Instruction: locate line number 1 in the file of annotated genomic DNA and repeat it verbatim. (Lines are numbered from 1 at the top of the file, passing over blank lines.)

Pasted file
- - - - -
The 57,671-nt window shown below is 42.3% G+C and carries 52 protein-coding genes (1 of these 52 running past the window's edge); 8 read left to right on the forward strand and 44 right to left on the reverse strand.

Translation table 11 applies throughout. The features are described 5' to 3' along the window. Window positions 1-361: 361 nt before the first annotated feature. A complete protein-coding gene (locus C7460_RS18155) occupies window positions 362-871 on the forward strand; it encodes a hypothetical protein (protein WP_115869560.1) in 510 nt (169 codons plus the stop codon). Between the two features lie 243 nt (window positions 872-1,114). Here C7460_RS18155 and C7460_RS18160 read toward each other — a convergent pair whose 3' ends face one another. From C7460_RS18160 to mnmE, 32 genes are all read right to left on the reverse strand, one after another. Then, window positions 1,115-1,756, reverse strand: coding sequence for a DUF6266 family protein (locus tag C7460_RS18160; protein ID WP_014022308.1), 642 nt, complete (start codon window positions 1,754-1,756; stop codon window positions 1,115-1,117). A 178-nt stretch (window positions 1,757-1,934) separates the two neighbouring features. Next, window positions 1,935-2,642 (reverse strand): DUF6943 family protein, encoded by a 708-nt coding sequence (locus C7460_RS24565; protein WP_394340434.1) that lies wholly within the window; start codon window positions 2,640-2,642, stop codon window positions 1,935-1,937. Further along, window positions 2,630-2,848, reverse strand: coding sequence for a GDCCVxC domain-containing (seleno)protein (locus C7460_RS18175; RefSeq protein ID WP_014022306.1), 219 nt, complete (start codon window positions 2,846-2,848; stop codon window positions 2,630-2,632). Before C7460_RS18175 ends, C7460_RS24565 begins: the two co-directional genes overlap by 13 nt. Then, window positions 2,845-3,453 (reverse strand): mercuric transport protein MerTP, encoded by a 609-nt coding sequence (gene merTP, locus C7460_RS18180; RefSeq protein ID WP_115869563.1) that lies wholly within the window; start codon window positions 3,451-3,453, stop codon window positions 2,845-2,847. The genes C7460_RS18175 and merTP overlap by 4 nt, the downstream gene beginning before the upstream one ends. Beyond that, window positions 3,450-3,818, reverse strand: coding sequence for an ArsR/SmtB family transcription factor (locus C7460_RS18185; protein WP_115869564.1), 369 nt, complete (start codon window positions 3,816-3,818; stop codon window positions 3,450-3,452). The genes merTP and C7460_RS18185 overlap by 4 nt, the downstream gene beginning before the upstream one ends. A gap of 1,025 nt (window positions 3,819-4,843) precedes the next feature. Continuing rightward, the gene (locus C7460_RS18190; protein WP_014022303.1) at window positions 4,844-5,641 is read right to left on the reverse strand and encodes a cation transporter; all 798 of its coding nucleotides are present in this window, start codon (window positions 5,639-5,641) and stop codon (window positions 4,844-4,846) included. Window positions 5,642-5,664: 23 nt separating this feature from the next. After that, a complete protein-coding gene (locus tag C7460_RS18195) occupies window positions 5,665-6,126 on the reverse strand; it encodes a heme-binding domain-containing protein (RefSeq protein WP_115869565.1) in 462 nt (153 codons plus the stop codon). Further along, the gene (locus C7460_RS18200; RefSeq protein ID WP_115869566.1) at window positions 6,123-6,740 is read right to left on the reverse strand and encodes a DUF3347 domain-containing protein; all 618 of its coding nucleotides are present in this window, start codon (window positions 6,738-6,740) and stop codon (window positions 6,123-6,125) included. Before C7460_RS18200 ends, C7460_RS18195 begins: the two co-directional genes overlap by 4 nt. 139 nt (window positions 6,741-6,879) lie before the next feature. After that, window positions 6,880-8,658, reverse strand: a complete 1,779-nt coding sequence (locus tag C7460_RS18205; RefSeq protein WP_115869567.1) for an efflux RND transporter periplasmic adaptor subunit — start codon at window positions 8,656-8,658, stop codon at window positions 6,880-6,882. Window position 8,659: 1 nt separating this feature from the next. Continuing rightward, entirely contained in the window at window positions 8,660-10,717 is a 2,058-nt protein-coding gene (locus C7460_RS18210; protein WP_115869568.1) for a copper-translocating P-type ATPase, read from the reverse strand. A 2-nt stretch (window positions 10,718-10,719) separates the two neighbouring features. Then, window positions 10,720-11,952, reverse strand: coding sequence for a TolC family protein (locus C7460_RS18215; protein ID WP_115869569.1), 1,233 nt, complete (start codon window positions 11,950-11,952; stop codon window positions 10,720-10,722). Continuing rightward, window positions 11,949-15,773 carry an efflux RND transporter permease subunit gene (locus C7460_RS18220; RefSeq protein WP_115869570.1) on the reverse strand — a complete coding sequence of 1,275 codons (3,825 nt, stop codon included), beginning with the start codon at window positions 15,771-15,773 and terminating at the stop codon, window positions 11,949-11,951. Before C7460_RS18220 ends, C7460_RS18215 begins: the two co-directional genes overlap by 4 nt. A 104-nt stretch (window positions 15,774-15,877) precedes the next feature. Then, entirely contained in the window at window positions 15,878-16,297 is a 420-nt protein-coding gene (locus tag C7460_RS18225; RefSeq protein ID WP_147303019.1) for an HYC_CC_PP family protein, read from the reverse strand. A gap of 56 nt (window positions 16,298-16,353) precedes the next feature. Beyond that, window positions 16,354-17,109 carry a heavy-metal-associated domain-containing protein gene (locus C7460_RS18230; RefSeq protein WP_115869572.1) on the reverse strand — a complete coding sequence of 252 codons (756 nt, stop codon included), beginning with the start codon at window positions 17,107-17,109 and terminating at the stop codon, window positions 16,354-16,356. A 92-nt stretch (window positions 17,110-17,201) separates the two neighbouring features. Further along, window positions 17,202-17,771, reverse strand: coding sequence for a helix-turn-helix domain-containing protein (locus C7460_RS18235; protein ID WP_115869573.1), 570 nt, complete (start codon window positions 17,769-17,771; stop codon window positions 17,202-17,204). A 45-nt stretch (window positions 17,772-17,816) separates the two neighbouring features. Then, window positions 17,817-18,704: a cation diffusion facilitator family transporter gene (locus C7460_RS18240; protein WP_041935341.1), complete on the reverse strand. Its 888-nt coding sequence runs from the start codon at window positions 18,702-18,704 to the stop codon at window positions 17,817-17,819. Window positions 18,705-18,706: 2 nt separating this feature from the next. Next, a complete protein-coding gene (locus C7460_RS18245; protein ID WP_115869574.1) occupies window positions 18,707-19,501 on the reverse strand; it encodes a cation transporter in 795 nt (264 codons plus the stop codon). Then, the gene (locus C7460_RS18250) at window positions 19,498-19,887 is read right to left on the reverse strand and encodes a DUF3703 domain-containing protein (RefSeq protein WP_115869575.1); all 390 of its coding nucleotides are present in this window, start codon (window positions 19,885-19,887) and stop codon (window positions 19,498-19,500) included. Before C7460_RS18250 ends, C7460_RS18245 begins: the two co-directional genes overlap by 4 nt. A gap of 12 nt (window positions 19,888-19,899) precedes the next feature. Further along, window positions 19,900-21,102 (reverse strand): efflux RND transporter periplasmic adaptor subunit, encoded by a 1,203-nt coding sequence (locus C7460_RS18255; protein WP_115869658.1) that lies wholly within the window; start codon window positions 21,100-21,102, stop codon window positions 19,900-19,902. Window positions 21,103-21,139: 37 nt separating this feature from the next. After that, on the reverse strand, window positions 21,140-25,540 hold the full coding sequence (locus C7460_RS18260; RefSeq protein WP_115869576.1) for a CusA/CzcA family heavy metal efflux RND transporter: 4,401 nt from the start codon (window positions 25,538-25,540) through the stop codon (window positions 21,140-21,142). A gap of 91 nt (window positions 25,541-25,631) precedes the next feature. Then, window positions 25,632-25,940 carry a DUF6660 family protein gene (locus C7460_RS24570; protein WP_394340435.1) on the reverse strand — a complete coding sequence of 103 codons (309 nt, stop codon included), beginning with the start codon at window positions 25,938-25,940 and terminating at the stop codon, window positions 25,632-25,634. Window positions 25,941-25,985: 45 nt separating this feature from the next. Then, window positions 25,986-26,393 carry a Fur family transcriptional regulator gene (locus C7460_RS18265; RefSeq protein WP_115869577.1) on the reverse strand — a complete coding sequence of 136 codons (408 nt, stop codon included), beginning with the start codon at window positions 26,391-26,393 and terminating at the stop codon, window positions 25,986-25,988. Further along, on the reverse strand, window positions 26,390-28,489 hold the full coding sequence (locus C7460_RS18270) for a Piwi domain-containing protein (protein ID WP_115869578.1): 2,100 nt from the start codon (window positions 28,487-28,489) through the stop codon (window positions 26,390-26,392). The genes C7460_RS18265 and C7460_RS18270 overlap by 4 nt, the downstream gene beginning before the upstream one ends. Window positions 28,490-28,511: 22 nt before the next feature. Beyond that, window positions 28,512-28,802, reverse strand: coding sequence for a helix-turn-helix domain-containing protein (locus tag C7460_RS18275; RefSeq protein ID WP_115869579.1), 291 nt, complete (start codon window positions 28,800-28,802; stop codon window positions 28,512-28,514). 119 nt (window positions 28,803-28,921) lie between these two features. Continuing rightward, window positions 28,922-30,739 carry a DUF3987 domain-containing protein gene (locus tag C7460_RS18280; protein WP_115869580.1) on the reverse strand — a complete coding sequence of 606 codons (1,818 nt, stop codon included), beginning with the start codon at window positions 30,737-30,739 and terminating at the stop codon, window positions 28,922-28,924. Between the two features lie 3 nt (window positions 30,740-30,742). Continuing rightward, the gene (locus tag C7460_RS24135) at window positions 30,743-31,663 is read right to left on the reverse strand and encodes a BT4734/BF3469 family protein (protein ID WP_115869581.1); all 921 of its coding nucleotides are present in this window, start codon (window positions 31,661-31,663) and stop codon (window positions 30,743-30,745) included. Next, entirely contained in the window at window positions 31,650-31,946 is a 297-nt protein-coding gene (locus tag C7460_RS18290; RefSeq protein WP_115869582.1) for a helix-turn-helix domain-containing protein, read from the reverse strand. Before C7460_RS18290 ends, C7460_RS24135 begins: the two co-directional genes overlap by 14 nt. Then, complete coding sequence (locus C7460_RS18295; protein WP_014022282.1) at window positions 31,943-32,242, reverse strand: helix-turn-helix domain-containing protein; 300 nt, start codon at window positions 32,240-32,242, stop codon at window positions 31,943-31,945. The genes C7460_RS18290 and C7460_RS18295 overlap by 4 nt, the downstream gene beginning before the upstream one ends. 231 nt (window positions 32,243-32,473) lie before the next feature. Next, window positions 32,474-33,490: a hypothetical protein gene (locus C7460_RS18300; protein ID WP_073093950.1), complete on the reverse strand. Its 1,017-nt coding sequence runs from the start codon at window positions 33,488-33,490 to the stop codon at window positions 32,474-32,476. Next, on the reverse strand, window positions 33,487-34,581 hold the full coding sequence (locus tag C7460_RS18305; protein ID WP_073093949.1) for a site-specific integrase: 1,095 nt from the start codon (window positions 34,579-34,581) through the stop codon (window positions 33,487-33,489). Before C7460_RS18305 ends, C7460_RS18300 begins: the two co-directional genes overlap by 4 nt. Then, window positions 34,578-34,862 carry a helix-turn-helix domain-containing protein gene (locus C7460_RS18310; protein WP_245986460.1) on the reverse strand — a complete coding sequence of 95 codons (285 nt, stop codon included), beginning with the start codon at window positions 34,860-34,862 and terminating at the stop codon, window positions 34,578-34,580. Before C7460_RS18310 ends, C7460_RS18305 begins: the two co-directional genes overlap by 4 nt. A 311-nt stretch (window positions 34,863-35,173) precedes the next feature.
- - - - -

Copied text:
The 57,671-nt window shown below is 42.3% G+C and carries 52 protein-coding genes (1 of these 52 running past the window's edge); 8 read left to right on the forward strand and 44 right to left on the reverse strand.